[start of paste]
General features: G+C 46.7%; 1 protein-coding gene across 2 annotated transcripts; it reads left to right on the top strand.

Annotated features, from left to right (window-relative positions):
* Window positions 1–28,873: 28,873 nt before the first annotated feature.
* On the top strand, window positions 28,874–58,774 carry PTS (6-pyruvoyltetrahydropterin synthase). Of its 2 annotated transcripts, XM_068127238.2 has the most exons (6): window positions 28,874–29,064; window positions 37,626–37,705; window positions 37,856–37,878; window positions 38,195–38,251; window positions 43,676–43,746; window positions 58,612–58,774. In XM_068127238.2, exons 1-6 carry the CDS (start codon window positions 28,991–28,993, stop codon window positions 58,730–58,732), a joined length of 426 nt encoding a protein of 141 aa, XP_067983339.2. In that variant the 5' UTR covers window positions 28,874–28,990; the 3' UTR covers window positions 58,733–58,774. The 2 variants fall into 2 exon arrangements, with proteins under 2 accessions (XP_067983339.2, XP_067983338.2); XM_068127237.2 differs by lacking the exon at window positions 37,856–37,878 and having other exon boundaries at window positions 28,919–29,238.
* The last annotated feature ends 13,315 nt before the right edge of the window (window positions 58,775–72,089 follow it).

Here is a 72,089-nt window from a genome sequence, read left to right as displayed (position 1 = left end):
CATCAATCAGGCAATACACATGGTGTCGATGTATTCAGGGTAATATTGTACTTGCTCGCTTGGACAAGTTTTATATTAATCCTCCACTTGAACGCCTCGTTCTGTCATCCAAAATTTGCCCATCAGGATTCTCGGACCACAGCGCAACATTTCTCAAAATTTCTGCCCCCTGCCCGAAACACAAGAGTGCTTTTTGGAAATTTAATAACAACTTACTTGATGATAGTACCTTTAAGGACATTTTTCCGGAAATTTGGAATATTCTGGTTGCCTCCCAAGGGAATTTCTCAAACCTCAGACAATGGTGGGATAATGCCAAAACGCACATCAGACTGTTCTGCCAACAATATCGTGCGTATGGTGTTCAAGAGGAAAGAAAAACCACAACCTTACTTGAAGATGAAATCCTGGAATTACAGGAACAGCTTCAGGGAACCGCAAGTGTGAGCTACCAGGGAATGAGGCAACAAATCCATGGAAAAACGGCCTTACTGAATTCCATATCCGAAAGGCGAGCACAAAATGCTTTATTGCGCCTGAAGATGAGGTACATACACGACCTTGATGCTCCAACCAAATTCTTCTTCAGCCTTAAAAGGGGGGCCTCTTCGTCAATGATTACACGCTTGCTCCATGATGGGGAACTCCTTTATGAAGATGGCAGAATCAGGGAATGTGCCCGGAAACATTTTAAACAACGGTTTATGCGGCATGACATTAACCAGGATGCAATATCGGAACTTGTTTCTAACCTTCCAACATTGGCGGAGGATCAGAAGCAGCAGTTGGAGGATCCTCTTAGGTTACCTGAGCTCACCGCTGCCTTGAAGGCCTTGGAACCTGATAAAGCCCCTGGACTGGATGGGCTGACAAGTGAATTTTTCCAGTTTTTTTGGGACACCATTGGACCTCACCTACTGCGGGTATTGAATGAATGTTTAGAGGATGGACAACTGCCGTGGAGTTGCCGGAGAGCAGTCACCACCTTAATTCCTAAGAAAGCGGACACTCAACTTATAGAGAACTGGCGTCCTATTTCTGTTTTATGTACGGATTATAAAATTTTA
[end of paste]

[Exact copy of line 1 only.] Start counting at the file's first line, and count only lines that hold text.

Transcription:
General features: G+C 46.7%; 1 protein-coding gene across 2 annotated transcripts; it reads left to right on the top strand.